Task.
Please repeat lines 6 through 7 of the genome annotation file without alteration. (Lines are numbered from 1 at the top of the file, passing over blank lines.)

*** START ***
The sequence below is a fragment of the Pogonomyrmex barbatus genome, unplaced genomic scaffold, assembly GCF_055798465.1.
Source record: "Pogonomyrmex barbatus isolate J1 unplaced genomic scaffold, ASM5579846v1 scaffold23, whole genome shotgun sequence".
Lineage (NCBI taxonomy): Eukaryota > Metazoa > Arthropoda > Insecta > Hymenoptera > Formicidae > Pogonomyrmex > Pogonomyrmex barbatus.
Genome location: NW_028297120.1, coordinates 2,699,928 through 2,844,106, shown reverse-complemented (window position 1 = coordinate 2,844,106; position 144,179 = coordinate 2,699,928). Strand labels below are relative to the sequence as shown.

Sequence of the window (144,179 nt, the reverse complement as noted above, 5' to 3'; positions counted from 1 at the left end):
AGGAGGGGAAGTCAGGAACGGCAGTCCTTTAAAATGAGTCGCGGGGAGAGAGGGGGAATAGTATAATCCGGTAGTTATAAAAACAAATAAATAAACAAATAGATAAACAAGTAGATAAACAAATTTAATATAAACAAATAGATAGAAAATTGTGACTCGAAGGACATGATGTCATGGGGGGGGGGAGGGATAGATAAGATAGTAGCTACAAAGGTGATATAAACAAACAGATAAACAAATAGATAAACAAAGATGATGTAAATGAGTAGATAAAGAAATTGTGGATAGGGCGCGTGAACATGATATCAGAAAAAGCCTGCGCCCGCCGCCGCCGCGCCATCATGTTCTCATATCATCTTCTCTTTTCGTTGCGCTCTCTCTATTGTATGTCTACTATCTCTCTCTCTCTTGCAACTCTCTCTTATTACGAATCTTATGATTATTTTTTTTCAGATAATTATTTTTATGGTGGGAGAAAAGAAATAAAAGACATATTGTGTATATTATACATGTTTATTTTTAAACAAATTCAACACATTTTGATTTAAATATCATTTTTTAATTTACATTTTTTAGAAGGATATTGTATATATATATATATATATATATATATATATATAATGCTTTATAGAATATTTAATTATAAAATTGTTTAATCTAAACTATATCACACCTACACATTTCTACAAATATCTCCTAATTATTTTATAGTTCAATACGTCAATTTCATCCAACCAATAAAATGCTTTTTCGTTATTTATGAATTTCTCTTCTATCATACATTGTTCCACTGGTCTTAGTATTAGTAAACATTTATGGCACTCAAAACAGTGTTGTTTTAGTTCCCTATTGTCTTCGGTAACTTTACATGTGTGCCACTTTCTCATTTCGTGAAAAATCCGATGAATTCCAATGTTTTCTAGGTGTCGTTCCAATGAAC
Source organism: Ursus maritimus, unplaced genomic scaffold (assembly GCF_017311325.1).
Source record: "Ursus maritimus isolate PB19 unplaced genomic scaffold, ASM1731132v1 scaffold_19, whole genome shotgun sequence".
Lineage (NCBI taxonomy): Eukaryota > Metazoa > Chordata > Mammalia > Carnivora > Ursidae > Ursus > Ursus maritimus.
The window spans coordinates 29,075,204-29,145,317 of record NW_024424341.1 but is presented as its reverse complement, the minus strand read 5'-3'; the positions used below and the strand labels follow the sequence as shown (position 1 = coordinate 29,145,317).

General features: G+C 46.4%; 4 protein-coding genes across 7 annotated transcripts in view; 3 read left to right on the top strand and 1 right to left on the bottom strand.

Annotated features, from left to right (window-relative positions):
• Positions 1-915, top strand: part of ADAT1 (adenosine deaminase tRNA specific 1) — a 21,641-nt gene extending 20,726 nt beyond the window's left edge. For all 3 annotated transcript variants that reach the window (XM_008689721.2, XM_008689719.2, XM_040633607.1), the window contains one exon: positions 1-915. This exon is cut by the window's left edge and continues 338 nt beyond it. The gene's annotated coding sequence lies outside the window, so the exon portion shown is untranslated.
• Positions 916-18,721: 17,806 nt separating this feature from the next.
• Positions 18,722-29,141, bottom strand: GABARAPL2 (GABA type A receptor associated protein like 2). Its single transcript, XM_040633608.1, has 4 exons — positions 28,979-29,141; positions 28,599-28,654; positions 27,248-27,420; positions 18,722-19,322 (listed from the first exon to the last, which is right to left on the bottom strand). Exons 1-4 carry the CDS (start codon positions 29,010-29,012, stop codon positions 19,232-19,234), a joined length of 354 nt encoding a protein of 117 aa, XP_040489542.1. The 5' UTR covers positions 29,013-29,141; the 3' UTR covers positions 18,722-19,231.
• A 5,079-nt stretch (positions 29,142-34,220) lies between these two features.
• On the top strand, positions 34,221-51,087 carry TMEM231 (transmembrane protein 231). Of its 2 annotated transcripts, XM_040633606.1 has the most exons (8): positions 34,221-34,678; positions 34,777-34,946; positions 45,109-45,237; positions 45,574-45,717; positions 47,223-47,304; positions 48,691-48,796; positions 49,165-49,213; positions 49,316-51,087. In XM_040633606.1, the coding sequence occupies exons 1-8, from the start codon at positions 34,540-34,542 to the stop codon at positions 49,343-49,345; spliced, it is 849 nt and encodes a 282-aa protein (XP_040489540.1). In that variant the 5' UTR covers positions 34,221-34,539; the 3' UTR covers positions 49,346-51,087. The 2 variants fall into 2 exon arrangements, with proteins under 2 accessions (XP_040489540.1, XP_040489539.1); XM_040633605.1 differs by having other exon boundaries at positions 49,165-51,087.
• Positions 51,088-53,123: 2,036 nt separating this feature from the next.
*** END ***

AGGAGGGGAAGTCAGGAACGGCAGTCCTTTAAAATGAGTCGCGGGGAGAGAGGGGGAATAGTATAATCCGGTAGTTATAAAAACAAATAAATAAACAAATAGATAAACAAGTAGATAAACAAATTTAATATAAACAAATAGATAGAAAATTGTGACTCGAAGGACATGATGTCATGGGGGGGGGGAGGGATAGATAAGATAGTAGCTACAAAGGTGATATAAACAAACAGATAAACAAATAGATAAACAAAGATGATGTAAATGAGTAGATAAAGAAATTGTGGATAGGGCGCGTGAACATGATATCAGAAAAAGCCTGCGCCCGCCGCCGCCGCGCCATCATGTTCTCATATCATCTTCTCTTTTCGTTGCGCTCTCTCTATTGTATGTCTACTATCTCTCTCTCTCTTGCAACTCTCTCTTATTACGAATCTTATGATTATTTTTTTTCAGATAATTATTTTTATGGTGGGAGAAAAGAAATAAAAGACATATTGTGTATATTATACATGTTTATTTTTAAACAAATTCAACACATTTTGATTTAAATATCATTTTTTAATTTACATTTTTTAGAAGGATATTGTATATATATATATATATATATATATATATATATAATGCTTTATAGAATATTTAATTATAAAATTGTTTAATCTAAACTATATCACACCTACACATTTCTACAAATATCTCCTAATTATTTTATAGTTCAATACGTCAATTTCATCCAACCAATAAAATGCTTTTTCGTTATTTATGAATTTCTCTTCTATCATACATTGTTCCACTGGTCTTAGTATTAGTAAACATTTATGGCACTCAAAACAGTGTTGTTTTAGTTCCCTATTGTCTTCGGTAACTTTACATGTGTGCCACTTTCTCATTTCGTGAAAAATCCGATGAATTCCAATGTTTTCTAGGTGTCGTTCCAATGAAC
Source organism: Ursus maritimus, unplaced genomic scaffold (assembly GCF_017311325.1).